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Egyptian orange imports drop for second consecutive month

The most recent statistics regarding orange imports into the EU reveal a drop in the volumes of oranges purchased this season in April and May, which are the last two months with available data.

According to the data shared in the latest report on the reinforced monitoring of citrus imports into the EU published by the Spanish Ministry of Agriculture (MAPA), there has been a sharp change in the trend recorded since last January. The year started with the European market purchasing 112.21% more oranges than in January 2023, but in April the volumes fell by 21.99% and in May by 26.85% compared to the same months last year.

Click on the image to enlarge. Source: MAPA.

These figures have led to a cumulative 4.72% drop compared to the 2022/23 campaign, although if we look only at the months of 2024, the total remains 5.66% above what was recorded in the first 5 months of 2023 and 39% above the average for the last 5 years in that period, despite the drop in April and May.

The year-on-year reduction in the volume imported from Egypt has been the main driver of this decline, with two consecutive falls of 22% in April and 27% in May compared to the same months in 2023, according to figures provided by the MAPA.

Click on the image to enlarge. Source: MAPA.

However, in the particular case of Egypt, the total volume imported this campaign (basically, the data for 2024) is 5.52% higher than that of the previous campaign, and 55.10% higher than in the previous 5 campaigns. It is worth noting that in 2024, Egyptian imports accounted for 94.7% of all oranges imported from third countries into the EU up to May.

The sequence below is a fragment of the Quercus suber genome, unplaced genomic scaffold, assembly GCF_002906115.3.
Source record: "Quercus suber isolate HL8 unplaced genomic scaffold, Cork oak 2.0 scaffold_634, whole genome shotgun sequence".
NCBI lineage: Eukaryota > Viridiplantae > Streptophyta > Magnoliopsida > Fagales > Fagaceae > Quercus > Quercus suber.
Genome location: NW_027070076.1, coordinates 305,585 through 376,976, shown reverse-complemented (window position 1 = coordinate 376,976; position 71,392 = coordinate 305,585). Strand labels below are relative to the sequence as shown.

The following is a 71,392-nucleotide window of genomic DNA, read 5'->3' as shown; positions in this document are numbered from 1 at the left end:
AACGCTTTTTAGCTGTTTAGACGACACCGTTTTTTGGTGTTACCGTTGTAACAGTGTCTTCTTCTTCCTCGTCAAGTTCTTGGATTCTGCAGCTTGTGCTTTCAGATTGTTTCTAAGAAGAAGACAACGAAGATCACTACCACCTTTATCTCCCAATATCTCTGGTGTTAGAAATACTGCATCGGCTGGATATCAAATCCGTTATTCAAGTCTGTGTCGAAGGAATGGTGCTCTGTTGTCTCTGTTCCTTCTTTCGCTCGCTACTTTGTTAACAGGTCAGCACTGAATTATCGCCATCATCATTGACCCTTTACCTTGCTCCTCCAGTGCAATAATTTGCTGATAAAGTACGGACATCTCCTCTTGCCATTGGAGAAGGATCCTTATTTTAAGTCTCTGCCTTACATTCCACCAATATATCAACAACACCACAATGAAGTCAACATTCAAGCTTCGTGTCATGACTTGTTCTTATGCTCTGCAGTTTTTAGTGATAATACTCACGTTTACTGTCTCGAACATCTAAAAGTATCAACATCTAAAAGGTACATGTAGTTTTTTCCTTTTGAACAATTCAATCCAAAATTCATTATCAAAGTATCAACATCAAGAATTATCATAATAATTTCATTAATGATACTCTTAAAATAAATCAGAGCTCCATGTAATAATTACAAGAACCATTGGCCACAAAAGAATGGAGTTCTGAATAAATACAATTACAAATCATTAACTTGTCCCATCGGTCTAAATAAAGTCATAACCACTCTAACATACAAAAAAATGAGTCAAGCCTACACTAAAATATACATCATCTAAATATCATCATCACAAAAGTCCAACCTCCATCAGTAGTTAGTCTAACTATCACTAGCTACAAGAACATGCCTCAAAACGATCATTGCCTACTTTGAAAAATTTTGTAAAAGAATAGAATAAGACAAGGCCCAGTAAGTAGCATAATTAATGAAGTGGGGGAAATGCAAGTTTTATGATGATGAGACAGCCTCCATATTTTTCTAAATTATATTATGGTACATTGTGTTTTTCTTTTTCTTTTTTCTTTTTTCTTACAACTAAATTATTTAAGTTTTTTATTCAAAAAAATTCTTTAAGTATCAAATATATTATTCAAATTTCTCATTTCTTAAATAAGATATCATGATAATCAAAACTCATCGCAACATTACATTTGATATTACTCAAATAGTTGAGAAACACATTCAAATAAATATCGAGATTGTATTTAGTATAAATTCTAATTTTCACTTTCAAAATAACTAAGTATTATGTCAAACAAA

"This decline must be a consequence of the imports in previous months and the drop in consumption. What we clearly know are the consequences," says an operator in the sector.

"Spanish companies and cooperatives are finding it very difficult to sell the Valencia oranges they still have. A few days ago, I offered Valencia to a buyer and he told me that for every kilo I could sell him, he still had two that he couldn't sell because since January it has been difficult to find an outlet for the fruit."

"There is a generalized problem with sales due to a lack of consumption," he says. "However, some products are doing a little better. At the moment, I am working with Portuguese Valencia Late oranges with leaf for the French market and they are selling, although in small quantities and slowly. Portugal delivers a very well-ripened orange and in France they appreciate the guarantee of freshness provided by the leaf."

"This is a product that faces less competition, because Morocco doesn't do oranges with leaf, nor does Egypt, and here in Spain they are not that common, so it seems that Portugal has taken a foothold on the French market with this product. In French markets, in fact, there are increasingly more Portuguese people selling fruit."

"In any case, regardless of whether we are talking about oranges with or without leaves, there still needs to be consumption, and all links in the chain must be able to make a profit. We must take into account that production costs have gone up, but everything is also more expensive for the consumer; and there are fruits and vegetables with prices that many consumers, unfortunately, cannot afford."

You can consult the full MAPA report by clicking on the following link.

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